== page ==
Experience: Temple Stay on Koyasan (Mt Koya)

One of the attractions of visiting the religious complex of Koyasan in Wakayama Prefecture is the chance to stay in a shukubo, a temple lodging. Guests are treated to Buddhist vegetarian cuisine and can participate in morning prayer services. But not all shukubo are created equal. Here is my personal experience from January 2015.

Winter was the main motivating factor in my choice of shukubo. My friend and traveling companion Felicity – who has been to Koyasan numerous times – suggested Fukuchi-in as our lodging of choice, mainly based on the fact that it was the only shukubo to boast an on-site onsen (and a rotemburo to boot!).

Fukuchi-in is located in the center of the temple complex, but a five-minute walk from the main road that seems to be the location of most of the area’s shukubo. A beautiful rock garden lies in front of the building; its smaller counterpart can be seen from many of the rooms. The front part of the temple is a maze of rooms with beautifully painted screens, the prayer hall and some larger public spaces. The onsen lies to the far western edge of the building.

Exterior garden of Fukuchi-in
Exterior garden of Fukuchi-in
Painted screens in the temple
Painted screens in the temple

Our room was a decent size and very well-heated, though the toilets were down a VERY chilly corridor and for some reason, we were never given pillows for our beds. We had a large group of very noisy neighbors next door but they only seemed to eat in that room – thankfully, our sleep was uninterrupted.

The food was served in our room on a series of small trays. It was brought in waves and some dishes had notable absences. Felicity was missing the entire wakame (seaweed) tie from one of our tofu offerings and my tempura was delivered without the dipping sauce, which was brought around a few minutes later. The young server who did speak very good English didn’t seem inclined to want to chat in the least, though his Japanese-speaking counterpart (who giggled every time we spoke in his native tongue) was keen to linger and answer our questions.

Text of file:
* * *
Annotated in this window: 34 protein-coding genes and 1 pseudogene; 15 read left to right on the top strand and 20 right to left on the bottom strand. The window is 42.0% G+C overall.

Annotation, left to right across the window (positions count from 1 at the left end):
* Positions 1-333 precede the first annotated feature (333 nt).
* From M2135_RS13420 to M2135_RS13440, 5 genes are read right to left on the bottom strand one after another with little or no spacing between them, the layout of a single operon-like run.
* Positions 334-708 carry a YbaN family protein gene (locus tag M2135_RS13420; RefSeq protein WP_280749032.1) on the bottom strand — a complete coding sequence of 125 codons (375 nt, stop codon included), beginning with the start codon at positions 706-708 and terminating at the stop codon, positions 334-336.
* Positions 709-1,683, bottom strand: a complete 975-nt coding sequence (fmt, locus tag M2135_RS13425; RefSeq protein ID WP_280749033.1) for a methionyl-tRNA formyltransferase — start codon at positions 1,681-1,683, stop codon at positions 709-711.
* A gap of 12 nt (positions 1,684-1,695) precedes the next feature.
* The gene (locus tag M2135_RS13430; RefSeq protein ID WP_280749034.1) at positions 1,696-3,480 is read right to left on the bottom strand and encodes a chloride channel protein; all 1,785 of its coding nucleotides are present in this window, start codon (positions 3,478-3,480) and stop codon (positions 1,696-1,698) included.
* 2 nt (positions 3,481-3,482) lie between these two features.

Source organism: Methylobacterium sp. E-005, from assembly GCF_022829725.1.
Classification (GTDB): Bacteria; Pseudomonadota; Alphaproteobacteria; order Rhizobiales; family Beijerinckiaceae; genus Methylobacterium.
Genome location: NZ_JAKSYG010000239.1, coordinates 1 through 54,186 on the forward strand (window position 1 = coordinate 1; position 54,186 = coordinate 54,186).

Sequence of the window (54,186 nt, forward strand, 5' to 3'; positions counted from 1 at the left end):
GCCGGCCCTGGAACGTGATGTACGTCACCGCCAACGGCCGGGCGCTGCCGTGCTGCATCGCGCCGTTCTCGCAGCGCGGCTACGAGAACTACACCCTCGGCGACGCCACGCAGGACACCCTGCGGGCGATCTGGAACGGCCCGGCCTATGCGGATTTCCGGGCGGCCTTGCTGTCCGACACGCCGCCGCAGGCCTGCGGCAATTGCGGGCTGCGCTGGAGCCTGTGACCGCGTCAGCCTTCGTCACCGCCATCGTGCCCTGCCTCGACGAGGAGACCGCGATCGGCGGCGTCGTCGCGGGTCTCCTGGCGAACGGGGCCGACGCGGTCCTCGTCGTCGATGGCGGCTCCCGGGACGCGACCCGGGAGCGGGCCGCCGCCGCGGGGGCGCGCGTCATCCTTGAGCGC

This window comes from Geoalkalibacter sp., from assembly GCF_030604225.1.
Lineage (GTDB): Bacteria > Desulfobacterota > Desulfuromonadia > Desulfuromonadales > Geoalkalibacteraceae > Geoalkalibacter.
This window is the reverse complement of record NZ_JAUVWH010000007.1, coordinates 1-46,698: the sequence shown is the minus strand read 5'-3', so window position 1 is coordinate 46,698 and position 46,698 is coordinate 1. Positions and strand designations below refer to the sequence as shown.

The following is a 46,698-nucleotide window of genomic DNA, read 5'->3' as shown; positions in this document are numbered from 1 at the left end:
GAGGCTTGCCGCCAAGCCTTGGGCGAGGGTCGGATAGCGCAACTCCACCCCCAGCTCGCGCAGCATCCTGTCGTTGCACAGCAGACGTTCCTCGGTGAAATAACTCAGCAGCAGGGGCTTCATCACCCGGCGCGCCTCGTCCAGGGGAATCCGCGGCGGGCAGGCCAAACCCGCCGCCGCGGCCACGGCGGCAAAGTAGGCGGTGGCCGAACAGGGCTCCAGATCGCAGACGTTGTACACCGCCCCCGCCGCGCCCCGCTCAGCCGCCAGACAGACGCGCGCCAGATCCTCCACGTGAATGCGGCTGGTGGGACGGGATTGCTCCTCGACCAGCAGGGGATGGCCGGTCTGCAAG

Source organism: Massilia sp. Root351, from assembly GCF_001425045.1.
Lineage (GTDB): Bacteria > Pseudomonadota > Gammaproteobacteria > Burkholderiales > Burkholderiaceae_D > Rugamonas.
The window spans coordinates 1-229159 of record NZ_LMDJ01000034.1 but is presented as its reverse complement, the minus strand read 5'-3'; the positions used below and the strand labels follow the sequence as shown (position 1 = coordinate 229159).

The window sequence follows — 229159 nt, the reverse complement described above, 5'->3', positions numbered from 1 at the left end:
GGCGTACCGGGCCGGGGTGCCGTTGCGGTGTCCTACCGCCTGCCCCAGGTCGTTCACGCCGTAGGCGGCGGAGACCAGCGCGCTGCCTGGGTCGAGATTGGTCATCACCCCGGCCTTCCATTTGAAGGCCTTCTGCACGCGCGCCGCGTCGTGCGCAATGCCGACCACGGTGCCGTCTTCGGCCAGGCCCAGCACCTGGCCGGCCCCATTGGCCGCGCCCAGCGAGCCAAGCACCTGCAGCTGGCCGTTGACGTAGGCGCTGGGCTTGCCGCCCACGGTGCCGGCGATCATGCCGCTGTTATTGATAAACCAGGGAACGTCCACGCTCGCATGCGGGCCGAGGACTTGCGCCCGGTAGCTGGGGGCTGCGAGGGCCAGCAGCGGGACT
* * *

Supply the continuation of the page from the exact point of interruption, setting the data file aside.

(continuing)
Dinner at Fukuchi-in
Dinner at Fukuchi-in

The food itself was very good, despite being heavily tofu based and lacking much in the way of flavoring. Note that this is not a criticism, but simply the way that shojin ryori (temple cuisine) is prepared – no meat, no fish, no salt, no strong flavors. There were many different offerings and we had unlimited rice and tea so we certainly didn’t starve.

Our alarm was set for 6am to catch the morning prayer service. I envisioned a large tatami mat hall where we would sit with the monks (or at least behind them) and maybe have the chance to offer up a few incantations. Instead, the monks were sequestered away in a screened area near their altar and we joined the many other pilgrims on the floor (though we did find some stools) outside that area. Many of the pilgrims were in full outdoor gear and fingered prayer beads while chanting their prayers. We showed up in our yukata (bath robes, essentially) as we planned to take a dip in the onsen after – needless to say, it felt like showing up to the opera in one’s underwear.

Morning prayers at Fukuchi-in
Morning prayers at Fukuchi-in

Breakfast was in the same vein as dinner and check-out was at 9am, a tad earlier than most ryokan and hotels. The temple was kind enough to hold our luggage after check-out (and before check-on as well).